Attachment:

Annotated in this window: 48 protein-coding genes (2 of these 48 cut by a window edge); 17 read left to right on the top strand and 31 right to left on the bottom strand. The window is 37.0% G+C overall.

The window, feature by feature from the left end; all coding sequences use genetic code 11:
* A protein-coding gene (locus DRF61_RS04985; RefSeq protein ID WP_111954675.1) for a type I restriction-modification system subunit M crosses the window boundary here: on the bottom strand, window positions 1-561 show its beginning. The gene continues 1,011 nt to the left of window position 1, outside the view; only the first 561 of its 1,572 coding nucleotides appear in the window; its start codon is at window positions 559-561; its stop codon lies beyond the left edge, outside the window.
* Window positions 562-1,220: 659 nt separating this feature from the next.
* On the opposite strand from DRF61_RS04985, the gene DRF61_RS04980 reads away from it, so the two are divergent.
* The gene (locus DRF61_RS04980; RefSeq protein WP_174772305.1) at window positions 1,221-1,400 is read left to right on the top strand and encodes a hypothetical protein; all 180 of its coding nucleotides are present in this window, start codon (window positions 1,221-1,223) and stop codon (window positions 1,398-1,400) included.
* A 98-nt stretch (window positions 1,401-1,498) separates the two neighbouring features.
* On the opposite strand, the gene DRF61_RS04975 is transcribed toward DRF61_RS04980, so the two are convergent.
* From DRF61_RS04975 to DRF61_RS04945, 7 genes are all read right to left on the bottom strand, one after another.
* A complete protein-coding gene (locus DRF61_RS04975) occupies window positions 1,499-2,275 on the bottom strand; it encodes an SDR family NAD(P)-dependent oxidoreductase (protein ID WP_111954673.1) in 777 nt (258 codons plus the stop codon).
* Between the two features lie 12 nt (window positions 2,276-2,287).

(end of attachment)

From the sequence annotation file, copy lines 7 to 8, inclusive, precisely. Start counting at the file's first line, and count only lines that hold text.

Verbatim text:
* A 98-nt stretch (window positions 1,401-1,498) separates the two neighbouring features.
* On the opposite strand, the gene DRF61_RS04975 is transcribed toward DRF61_RS04980, so the two are convergent.